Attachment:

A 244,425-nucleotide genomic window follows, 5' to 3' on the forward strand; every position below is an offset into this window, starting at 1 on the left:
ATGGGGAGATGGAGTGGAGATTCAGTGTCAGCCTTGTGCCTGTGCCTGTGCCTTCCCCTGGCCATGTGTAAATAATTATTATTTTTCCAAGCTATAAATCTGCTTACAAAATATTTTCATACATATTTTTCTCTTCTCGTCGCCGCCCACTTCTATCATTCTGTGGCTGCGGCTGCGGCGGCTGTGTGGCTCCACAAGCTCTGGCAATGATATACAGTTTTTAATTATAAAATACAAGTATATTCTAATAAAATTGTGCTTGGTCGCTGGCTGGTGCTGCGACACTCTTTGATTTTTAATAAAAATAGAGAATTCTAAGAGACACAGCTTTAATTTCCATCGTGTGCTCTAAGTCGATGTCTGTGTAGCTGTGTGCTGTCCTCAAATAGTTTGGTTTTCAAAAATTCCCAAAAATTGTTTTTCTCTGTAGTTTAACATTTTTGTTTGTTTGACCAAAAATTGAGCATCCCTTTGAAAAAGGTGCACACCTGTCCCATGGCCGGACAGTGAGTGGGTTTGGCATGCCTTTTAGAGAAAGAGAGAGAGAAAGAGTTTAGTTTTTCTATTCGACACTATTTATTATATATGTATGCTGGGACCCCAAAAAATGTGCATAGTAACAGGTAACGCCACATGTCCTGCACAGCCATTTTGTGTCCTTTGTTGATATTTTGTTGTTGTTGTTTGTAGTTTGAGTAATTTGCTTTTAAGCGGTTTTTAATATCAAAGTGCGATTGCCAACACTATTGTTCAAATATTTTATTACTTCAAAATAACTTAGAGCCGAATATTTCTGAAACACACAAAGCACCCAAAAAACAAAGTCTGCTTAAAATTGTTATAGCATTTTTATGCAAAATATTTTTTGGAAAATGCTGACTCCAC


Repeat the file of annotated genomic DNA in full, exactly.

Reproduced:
A 244,425-nucleotide genomic window follows, 5' to 3' on the forward strand; every position below is an offset into this window, starting at 1 on the left:
ATGGGGAGATGGAGTGGAGATTCAGTGTCAGCCTTGTGCCTGTGCCTGTGCCTTCCCCTGGCCATGTGTAAATAATTATTATTTTTCCAAGCTATAAATCTGCTTACAAAATATTTTCATACATATTTTTCTCTTCTCGTCGCCGCCCACTTCTATCATTCTGTGGCTGCGGCTGCGGCGGCTGTGTGGCTCCACAAGCTCTGGCAATGATATACAGTTTTTAATTATAAAATACAAGTATATTCTAATAAAATTGTGCTTGGTCGCTGGCTGGTGCTGCGACACTCTTTGATTTTTAATAAAAATAGAGAATTCTAAGAGACACAGCTTTAATTTCCATCGTGTGCTCTAAGTCGATGTCTGTGTAGCTGTGTGCTGTCCTCAAATAGTTTGGTTTTCAAAAATTCCCAAAAATTGTTTTTCTCTGTAGTTTAACATTTTTGTTTGTTTGACCAAAAATTGAGCATCCCTTTGAAAAAGGTGCACACCTGTCCCATGGCCGGACAGTGAGTGGGTTTGGCATGCCTTTTAGAGAAAGAGAGAGAGAAAGAGTTTAGTTTTTCTATTCGACACTATTTATTATATATGTATGCTGGGACCCCAAAAAATGTGCATAGTAACAGGTAACGCCACATGTCCTGCACAGCCATTTTGTGTCCTTTGTTGATATTTTGTTGTTGTTGTTTGTAGTTTGAGTAATTTGCTTTTAAGCGGTTTTTAATATCAAAGTGCGATTGCCAACACTATTGTTCAAATATTTTATTACTTCAAAATAACTTAGAGCCGAATATTTCTGAAACACACAAAGCACCCAAAAAACAAAGTCTGCTTAAAATTGTTATAGCATTTTTATGCAAAATATTTTTTGGAAAATGCTGACTCCAC